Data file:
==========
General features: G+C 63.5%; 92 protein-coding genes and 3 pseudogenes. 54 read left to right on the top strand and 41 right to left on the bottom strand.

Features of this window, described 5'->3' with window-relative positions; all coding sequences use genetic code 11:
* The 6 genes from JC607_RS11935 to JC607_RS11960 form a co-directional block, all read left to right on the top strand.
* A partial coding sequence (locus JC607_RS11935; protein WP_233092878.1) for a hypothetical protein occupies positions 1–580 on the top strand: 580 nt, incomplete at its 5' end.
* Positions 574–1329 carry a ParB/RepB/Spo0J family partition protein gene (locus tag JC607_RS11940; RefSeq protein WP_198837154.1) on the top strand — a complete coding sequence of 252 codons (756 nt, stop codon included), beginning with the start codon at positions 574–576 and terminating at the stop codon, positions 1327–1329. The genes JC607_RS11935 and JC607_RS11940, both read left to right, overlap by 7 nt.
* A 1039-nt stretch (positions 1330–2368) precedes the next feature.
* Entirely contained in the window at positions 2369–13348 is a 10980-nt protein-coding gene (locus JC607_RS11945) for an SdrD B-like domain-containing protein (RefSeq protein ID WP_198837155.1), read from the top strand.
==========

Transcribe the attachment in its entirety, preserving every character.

General features: G+C 63.5%; 92 protein-coding genes and 3 pseudogenes. 54 read left to right on the top strand and 41 right to left on the bottom strand.

Features of this window, described 5'->3' with window-relative positions; all coding sequences use genetic code 11:
* The 6 genes from JC607_RS11935 to JC607_RS11960 form a co-directional block, all read left to right on the top strand.
* A partial coding sequence (locus JC607_RS11935; protein WP_233092878.1) for a hypothetical protein occupies positions 1–580 on the top strand: 580 nt, incomplete at its 5' end.
* Positions 574–1329 carry a ParB/RepB/Spo0J family partition protein gene (locus tag JC607_RS11940; RefSeq protein WP_198837154.1) on the top strand — a complete coding sequence of 252 codons (756 nt, stop codon included), beginning with the start codon at positions 574–576 and terminating at the stop codon, positions 1327–1329. The genes JC607_RS11935 and JC607_RS11940, both read left to right, overlap by 7 nt.
* A 1039-nt stretch (positions 1330–2368) precedes the next feature.
* Entirely contained in the window at positions 2369–13348 is a 10980-nt protein-coding gene (locus JC607_RS11945) for an SdrD B-like domain-containing protein (RefSeq protein ID WP_198837155.1), read from the top strand.